But the NCAA’s deal isn’t a fair one. An undergraduate education isn’t a fair return for the work college basketball players do. And so Alex Poythress’s decision to stay in school and pursue his degree doesn’t vindicate Calipari’s methods.
If the NCAA isn't a fair deal, then no methods used by any NCAA athletic coach are vindicated in any way. This is because zero college athletes get paid for participating in their sport and generating revenue for the school. This is true whether the athletes be women's soccer players at Lehigh University or football players at the University of Texas. These athletes spend hundreds of hours of their time trying to perfect the sport they aren't getting paid to perfect. If the system is corrupt, this means any athletic coach in the NCAA is culpable on the same level as Calipari. No method used by a coach, interestingly other than to commit a rules violation (that the author felt the need to randomly bring up as a case against Calipari's methods) by paying the players, will vindicate that coach's methods because the NCAA system is corrupt.
Calipari runs the scam without the bullshit pretense of some lofty pedagogical mission, but it’s still a scam.
It's a scam, but not a scam of Calipari's doing. He's trying to do what other men's basketball coaches are trying to do, which is work within the rules and recruit a team that wins games. It's not Calipari's scam, he's simply choosing to work at the University of Kentucky. His quitting as the head coach at Kentucky would have zero impact on the scam the NCAA is running. Therefore, his culpability is the same as every other coach's culpability, yet for some reason other coaches aren't mentioned in this column. Weird.
McCarthy and other defenders are right to say that Calipari offers the closest thing to an honest bargain players can get from college basketball. It’s also true, though, that the comparison makes Calipari appear better than he is. Only in the context of the NCAA would justice-minded people look at him—a millionaire management-class white dude who asks for a year of underpaid labor, rather than four, from his black teenage workers—and see a beacon of fairness.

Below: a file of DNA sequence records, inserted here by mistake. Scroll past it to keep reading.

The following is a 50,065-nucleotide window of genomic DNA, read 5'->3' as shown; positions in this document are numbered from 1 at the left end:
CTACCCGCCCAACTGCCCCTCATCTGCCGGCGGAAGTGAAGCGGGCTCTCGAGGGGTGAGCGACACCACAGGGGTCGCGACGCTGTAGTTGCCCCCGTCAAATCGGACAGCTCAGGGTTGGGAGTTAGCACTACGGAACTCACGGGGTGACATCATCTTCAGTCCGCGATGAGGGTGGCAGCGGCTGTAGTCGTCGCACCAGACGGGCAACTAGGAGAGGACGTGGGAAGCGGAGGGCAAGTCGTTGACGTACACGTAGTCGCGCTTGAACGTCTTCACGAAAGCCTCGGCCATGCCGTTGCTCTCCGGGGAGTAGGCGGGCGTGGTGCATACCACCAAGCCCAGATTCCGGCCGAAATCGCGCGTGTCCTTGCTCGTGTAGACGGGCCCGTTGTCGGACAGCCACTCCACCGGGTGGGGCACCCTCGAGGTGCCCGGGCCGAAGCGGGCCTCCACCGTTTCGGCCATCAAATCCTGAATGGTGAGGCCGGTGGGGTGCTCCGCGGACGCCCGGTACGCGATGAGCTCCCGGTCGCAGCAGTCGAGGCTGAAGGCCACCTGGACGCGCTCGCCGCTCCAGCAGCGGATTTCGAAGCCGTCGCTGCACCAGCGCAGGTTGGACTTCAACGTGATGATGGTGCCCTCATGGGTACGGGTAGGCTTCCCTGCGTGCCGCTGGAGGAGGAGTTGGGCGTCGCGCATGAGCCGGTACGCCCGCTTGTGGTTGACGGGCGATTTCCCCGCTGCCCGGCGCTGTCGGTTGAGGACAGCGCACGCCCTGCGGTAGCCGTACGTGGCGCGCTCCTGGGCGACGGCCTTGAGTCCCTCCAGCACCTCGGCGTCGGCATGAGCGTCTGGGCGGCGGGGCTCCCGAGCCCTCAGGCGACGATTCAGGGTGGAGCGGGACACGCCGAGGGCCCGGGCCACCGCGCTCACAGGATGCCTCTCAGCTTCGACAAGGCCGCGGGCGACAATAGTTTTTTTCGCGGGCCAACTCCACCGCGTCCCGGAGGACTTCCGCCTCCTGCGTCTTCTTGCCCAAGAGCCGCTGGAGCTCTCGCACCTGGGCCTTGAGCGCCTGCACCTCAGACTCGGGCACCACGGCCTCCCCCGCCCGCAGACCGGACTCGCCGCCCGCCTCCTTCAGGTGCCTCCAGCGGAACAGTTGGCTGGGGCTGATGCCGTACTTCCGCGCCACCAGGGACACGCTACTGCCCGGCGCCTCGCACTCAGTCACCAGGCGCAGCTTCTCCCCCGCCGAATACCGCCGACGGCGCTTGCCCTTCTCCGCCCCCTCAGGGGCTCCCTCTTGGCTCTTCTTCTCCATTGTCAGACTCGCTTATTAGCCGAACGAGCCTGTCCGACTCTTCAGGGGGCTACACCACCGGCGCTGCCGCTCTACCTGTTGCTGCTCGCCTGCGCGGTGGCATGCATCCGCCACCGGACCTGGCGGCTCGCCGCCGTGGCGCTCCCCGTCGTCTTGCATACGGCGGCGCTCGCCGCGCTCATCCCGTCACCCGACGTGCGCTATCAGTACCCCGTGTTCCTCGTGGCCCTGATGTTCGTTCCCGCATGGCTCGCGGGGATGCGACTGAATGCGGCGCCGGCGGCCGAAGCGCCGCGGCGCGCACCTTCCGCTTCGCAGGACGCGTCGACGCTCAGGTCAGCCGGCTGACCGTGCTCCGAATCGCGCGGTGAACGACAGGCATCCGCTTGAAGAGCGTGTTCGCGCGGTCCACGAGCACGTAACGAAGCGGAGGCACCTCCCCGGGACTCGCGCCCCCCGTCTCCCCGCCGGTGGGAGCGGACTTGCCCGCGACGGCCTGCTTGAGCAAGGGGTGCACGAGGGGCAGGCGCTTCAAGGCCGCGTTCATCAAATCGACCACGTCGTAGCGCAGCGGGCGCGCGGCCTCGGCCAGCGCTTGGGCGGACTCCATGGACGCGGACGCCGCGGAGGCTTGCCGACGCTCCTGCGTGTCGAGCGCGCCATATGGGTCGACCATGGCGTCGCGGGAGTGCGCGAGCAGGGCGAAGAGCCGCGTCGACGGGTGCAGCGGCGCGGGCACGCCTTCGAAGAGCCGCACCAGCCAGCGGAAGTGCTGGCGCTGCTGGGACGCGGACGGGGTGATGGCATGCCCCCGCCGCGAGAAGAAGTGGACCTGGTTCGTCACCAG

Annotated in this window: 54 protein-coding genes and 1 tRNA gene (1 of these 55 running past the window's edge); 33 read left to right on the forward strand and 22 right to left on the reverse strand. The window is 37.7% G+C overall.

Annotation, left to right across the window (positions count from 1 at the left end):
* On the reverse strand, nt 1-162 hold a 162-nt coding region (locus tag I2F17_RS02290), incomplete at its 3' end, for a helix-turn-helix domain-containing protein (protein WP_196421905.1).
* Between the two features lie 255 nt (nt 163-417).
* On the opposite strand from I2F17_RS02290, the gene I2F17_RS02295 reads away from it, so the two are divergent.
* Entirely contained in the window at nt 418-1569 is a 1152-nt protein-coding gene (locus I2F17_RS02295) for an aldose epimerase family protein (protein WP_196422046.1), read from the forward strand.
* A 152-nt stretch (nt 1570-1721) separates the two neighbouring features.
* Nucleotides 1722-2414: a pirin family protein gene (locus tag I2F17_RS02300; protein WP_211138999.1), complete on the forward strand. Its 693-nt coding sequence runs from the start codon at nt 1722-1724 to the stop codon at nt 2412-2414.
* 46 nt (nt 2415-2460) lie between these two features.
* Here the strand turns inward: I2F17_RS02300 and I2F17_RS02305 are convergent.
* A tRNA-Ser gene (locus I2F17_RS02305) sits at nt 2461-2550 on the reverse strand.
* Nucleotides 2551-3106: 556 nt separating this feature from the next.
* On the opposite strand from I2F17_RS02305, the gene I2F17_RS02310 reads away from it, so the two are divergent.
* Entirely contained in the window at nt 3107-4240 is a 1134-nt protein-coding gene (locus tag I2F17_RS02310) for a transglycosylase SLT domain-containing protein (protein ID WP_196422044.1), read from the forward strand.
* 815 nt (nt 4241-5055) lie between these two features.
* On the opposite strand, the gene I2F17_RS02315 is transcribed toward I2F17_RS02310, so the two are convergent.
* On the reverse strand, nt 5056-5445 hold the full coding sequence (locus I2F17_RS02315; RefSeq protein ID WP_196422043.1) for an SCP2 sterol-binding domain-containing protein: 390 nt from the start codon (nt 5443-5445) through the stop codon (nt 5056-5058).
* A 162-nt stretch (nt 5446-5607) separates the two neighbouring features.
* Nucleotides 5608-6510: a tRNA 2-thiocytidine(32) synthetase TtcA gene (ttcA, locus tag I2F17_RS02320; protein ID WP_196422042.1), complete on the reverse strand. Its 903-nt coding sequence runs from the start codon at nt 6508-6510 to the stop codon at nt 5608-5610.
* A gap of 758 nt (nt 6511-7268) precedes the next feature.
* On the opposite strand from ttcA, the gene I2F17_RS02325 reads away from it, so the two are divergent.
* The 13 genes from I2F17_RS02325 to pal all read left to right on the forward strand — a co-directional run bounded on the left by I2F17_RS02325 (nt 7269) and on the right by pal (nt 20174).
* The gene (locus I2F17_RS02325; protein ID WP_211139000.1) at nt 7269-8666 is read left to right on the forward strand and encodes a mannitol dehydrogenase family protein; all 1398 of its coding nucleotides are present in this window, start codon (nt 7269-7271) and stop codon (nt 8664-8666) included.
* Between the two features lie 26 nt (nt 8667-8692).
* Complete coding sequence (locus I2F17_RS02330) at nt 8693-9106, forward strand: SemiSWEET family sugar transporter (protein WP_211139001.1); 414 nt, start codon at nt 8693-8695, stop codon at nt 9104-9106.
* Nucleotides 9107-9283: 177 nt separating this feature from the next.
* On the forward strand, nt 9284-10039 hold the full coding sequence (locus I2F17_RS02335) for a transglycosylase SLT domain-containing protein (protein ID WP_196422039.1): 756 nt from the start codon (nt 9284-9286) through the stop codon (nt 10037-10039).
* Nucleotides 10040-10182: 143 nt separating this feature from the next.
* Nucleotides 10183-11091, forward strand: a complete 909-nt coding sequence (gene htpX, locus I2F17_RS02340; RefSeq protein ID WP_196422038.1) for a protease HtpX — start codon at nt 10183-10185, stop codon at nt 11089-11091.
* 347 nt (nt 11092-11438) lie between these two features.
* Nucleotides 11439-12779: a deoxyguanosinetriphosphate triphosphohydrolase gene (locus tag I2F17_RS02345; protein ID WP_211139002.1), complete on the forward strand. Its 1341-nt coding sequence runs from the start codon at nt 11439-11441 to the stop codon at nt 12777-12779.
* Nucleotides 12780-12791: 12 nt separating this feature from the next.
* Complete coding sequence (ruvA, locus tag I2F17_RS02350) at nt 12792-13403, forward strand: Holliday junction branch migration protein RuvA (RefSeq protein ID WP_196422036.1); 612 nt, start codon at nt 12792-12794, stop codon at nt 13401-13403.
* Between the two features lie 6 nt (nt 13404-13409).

What are Calipari's other options again? Other than to quit his job as the head coach at Kentucky, of course. I don't think some people see a beacon of fairness in having basketball players at Kentucky stay there for a year before they go to the NBA. I think Calipari offers certain college basketball players a way to reach their goal of making it into the NBA, just like other NCAA men's basketball head coaches offer prospective one-and-done players or even players that will be at the school risking injury over a four year period.
Go easy on him, the other ticks are much thirstier. That flattering comparison is another of the many ways John Calipari profits not in spite of the NCAA’s awfulness, but because of it.
I don't think this article was quite as profound or persuasive as the author believes it was. To frame this argument in the context of John Calipari and try to make it seen as he's hero for college athletes is very misguided. It's simply not true. The basic argument McCarthy was making was this:
The NCAA is, for lack of a better word, evil. But while John Calipari might not be a hero fighting against its crooked ways, he isn’t the villain that many, including Burneko, have described.
Right, Calipari isn't the villain. Because if he is the villain then every other NCAA coach who participates in the scam is a villain as well. If the author doesn't blame Calipari for the NBA's rookie salary structure, the one-and-done rule, restrictions on athletes' compensation and the asymmetry of risk then what is he blaming Calipari for? Being a cog in the machine? I guess both arguments pro- and anti-Calipari are wrong in that case.